first alert weather

Significant Flooding in Parts of CT After 1st Ever Flash Flood Emergency Issued

What to Know

  • The remnants of Hurricane Ida will drop a massive amount of rain overnight with widespread totals of 3"-6" expected and local totals up to 10"
  • A flash flood emergency, the first ever in CT, was issued for Fairfield and New Haven counties. Significant, life-threatening flooding is possible.
  • There is also the potential for tornadoes and a tornado watch has been issued for southern Connecticut

A flash flood emergency, the first ever in Connecticut, was issued in Fairfield and New Haven counties as the remnants of Hurricane Ida moved through Connecticut. This storm is expected to bring significant, life-threatening and unusual flooding to parts of the state.

Severe thunderstorm warnings, flash flood warnings and flood warnings are all in effect for various parts of the state. For the full list of severe weather alerts, click here.


A car was stranded by floodwaters on State Street in North Haven.

Metro-North suspended service on all lines late Wednesday night due to the severe weather, and said it expected service to stay out overnight due to flooding and power outages.

Police in Fairfield County were warning of road closures due to flooding and asking people not to travel unless it is an emergency. They also reminded the public to only dial 911 for emergency situations and that they can contact police through the routine numbers for other incidents.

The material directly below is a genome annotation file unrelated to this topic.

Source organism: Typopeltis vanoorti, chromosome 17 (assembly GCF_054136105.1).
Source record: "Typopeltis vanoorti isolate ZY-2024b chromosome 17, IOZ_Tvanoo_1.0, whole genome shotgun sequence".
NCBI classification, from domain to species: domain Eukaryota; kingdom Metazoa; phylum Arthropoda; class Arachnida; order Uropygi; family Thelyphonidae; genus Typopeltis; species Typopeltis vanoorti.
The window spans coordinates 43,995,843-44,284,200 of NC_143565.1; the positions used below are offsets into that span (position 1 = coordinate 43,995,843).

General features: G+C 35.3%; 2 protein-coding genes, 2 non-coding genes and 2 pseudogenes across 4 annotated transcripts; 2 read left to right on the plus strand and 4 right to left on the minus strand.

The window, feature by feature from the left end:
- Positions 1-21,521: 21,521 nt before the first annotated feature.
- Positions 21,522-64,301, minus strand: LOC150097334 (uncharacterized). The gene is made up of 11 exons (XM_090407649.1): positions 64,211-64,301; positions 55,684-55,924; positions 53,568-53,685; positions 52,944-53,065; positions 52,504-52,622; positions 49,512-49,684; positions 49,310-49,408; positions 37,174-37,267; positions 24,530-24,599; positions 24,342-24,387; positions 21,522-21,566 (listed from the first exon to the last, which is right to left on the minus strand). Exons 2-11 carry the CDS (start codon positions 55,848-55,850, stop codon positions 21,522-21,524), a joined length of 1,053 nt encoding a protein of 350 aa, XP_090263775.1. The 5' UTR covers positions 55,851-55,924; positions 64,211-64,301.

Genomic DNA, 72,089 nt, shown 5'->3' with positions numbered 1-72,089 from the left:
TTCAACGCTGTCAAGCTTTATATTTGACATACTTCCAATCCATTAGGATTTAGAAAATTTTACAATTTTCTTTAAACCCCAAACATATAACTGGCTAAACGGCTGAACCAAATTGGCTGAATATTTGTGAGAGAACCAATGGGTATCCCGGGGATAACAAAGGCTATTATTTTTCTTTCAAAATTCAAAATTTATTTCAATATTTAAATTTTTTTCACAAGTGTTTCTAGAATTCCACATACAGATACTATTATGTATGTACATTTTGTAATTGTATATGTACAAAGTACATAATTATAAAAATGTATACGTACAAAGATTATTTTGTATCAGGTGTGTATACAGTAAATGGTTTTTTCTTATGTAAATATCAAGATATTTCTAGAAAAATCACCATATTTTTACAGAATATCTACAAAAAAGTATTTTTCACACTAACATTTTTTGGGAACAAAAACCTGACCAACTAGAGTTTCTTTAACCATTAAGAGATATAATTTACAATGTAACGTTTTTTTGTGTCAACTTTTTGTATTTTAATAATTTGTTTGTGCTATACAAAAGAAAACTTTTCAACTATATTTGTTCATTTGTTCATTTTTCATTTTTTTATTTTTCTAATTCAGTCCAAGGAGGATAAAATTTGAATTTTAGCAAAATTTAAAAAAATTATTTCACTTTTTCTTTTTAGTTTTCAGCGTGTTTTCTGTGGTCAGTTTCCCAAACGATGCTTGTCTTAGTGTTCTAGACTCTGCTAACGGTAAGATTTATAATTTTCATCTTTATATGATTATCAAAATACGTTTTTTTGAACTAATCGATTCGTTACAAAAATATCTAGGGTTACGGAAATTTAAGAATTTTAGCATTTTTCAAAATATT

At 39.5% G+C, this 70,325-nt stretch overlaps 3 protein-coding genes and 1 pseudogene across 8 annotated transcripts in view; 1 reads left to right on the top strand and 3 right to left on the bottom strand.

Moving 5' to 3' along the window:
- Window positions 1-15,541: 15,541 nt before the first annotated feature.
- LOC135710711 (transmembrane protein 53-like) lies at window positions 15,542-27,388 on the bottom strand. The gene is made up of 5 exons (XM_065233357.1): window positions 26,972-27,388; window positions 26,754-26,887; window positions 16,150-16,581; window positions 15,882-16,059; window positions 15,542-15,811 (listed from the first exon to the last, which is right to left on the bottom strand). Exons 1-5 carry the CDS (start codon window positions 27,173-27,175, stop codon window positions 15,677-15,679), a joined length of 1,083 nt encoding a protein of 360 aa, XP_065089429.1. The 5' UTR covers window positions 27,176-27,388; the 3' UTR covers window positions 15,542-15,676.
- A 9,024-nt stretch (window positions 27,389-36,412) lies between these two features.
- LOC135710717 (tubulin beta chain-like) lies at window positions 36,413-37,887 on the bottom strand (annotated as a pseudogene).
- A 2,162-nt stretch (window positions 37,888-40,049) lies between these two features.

As of midnight, Bridgeport emergency officials were reporting 17 locations with vehicles stranded or submerged by flood waters, and at least 22 streets flooded.

In Norwalk, multiple streets were closed due to flooding, including CT Avenue (Route 1) between Scribner Avenue and Rampart Road due to flooding. West Norwalk was also closed at West Cedar, Meadow Street at South Main, and Fort Point Street. Follow their Twitter feed for updates.

Fairfield police described scenes of multiple vehicles stuck or submerged on flooded roadways.

Officials in Darien reported flooding and multiple trouble spots Wednesday night.


As of 4:00 a.m., Eversource was reporting more than 21,500 outages and United Illuminating was reporting more than 16,000.

The tri-state area has already seen historic rainfall and flooding and the same system is moving through Connecticut.

The heaviest rain is expected through the overnight hours into Thursday morning.

Since we are expecting several inches of rain, flooding will be a problem for anyone who lives in flood-prone areas. Basements, roads, underpasses, small rivers and streams are all at risk of flooding.

The National Weather Service is forecasting major flooding on the Yantic River and moderate flooding on the Farmington River.

Drivers should use caution driving and avoid areas where water has collected.

The Weather Prediction Center has issued a high risk for excessive rainfall for parts of Connecticut. It is very rare to see this threat level in Connecticut.

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